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Historians uncover 18th-century bottles with mysterious liquid at George Washington's Mt. Vernon

Archaeologists recently discovered two glass bottles filled with a mysterious liquid at George Washington’s Mount Vernon estate in Virginia.

The archaeologist who found the bottles, Nick Beard, told FOX 5 DC that he was digging in the mansion’s cellar as part of a revitalization project.

Beard found the top of a bottle, and then the whole bottle, before noticing a second bottle. Astoundingly, the bottles contained a liquid that had miraculously survived the past three centuries.

“Just the fact that there was liquid at all. That, right there, sets off alarm bells,” Beard said. “If there’s water, or liquid, pooling in there like that, that means it’s very intact, it’s in very good shape.”

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Experts believe that the bottles were originally filled with cherries. The glass bottles were placed in the ground between 1758 and 1776 to refrigerate food.

“For whatever reason, these were left behind and they were in pristine condition, and that’s why this is such an extraordinary find because you just don’t find 18th-century food remains, intact, outside of things like animal bones, which are pretty durable,” Mount Vernon principal archaeologist Jason Boroughs told FOX 5.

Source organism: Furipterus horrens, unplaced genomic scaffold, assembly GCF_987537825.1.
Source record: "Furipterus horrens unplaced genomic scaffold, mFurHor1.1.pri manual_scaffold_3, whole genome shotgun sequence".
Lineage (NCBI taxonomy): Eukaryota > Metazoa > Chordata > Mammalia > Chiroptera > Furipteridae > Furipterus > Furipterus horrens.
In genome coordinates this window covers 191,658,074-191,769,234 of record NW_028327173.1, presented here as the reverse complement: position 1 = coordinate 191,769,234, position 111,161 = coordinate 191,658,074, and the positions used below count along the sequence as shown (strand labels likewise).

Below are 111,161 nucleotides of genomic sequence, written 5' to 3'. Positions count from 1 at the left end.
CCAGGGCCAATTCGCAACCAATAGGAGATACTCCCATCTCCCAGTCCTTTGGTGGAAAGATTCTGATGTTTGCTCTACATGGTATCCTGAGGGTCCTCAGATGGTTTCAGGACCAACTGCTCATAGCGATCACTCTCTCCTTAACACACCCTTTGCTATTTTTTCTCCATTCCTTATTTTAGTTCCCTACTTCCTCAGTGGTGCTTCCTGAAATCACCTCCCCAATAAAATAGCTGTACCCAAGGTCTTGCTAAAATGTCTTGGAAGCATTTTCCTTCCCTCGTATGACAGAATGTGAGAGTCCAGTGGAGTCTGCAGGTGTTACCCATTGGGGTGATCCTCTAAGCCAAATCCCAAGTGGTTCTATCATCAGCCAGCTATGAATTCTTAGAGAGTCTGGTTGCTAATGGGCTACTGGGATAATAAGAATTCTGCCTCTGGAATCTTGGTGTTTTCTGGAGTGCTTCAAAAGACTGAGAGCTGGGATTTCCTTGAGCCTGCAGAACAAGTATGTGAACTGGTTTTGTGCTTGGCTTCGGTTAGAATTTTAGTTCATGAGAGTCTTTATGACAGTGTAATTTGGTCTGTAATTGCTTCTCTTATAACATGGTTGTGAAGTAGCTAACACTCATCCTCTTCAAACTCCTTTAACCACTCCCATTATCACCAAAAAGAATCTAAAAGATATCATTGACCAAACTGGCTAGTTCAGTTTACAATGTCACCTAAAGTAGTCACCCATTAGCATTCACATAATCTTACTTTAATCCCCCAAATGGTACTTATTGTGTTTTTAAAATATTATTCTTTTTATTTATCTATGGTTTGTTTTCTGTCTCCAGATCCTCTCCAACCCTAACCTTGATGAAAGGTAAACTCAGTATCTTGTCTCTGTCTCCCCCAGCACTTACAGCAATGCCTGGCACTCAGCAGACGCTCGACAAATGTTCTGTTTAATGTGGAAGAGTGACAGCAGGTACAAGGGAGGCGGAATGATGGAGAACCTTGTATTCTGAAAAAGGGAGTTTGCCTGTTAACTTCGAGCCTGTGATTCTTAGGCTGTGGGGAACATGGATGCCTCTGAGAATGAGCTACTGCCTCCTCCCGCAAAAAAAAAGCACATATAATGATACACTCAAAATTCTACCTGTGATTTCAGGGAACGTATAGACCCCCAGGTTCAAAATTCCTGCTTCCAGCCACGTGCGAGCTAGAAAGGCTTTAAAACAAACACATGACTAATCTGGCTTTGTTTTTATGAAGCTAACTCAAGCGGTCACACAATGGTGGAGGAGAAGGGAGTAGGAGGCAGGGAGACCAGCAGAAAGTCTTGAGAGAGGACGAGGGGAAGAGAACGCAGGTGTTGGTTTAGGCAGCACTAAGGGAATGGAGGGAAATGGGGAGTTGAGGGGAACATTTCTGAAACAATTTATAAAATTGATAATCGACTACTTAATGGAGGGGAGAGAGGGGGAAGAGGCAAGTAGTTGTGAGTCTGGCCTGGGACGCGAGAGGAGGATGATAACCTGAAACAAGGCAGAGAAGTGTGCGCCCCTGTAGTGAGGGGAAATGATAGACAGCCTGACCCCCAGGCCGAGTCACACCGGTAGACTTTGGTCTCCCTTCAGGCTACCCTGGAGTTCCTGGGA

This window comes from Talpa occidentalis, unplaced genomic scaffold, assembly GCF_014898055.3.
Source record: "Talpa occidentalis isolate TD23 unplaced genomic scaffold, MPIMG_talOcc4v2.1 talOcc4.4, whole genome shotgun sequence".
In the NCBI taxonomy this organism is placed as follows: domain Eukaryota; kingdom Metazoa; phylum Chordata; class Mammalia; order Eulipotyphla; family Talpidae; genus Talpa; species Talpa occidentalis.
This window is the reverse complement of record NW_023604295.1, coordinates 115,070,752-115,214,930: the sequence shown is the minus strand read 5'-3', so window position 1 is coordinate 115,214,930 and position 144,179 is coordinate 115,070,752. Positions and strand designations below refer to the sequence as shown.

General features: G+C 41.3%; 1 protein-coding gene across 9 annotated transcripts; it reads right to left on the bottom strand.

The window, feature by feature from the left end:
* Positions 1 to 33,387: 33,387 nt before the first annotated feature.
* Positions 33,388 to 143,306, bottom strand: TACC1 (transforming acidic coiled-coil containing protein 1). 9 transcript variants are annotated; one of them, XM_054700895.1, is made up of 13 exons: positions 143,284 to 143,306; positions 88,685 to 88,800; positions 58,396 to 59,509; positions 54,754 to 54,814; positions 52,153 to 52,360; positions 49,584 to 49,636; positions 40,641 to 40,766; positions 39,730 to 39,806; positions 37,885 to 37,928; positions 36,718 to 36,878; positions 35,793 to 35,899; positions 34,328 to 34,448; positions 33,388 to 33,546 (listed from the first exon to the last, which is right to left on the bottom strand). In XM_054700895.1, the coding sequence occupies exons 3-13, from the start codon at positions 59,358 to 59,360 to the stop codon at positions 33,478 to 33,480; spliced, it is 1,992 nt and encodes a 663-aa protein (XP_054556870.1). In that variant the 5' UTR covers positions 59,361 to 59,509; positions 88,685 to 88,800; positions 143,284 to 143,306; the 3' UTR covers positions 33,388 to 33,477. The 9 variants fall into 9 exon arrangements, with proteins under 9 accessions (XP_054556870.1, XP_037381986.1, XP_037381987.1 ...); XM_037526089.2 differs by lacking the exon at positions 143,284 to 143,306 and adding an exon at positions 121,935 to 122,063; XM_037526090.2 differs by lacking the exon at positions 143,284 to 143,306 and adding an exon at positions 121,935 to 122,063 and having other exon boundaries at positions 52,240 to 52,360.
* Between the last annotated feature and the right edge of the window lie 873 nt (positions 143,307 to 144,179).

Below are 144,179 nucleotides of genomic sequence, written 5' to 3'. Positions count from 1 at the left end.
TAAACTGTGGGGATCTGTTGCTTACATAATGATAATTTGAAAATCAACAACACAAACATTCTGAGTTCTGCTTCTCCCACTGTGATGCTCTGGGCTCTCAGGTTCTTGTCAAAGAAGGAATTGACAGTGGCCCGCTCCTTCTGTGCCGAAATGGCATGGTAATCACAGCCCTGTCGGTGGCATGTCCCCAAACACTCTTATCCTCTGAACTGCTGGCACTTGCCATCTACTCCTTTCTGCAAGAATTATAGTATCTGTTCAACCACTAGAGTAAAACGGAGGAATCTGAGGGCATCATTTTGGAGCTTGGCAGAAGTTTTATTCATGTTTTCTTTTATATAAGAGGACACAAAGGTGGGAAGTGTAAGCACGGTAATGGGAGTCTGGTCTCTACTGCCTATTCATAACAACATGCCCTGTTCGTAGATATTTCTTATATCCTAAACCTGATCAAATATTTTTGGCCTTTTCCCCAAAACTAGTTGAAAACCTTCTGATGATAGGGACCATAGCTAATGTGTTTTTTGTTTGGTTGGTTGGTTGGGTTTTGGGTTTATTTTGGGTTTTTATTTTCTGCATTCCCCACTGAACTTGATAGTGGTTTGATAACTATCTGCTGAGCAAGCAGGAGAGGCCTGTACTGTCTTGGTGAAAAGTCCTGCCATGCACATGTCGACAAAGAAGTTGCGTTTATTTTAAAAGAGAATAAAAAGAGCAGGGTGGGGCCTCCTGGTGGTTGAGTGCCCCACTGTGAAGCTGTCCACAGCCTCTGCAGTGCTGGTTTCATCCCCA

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Placing the produce in a bottle underground was the most effective way of preserving it from the intense Virginia heat. 

Jars filled with mysterious orange liquid

“One of the best ways to store these types of fruits and vegetables was underground,” Boroughs added. “So sometime after 1758, but before 1776, someone dug a pit… sort of a rectangular, about a foot deep, hole through one of the floors in the cellar, these bottles were set in, and then it was filled with a dense clay.”

The orange liquid was poured out of the bottles and transferred into new containers to be examined. Historians believe that the discovery will not only shed light on how food was preserved at Mount Vernon, but may also reveal new details about slavery on the plantation.

“It’s astounding for us,” curator Lily Carhart told FOX 5. “It’s one of those once-in-a-lifetime sort of things.”

Fragment of 18th century bottle

Fox News Digital reached out to Mount Vernon for comment, but did not immediately hear back. 

For more Lifestyle articles, visit www.foxnews.com/lifestyle. 

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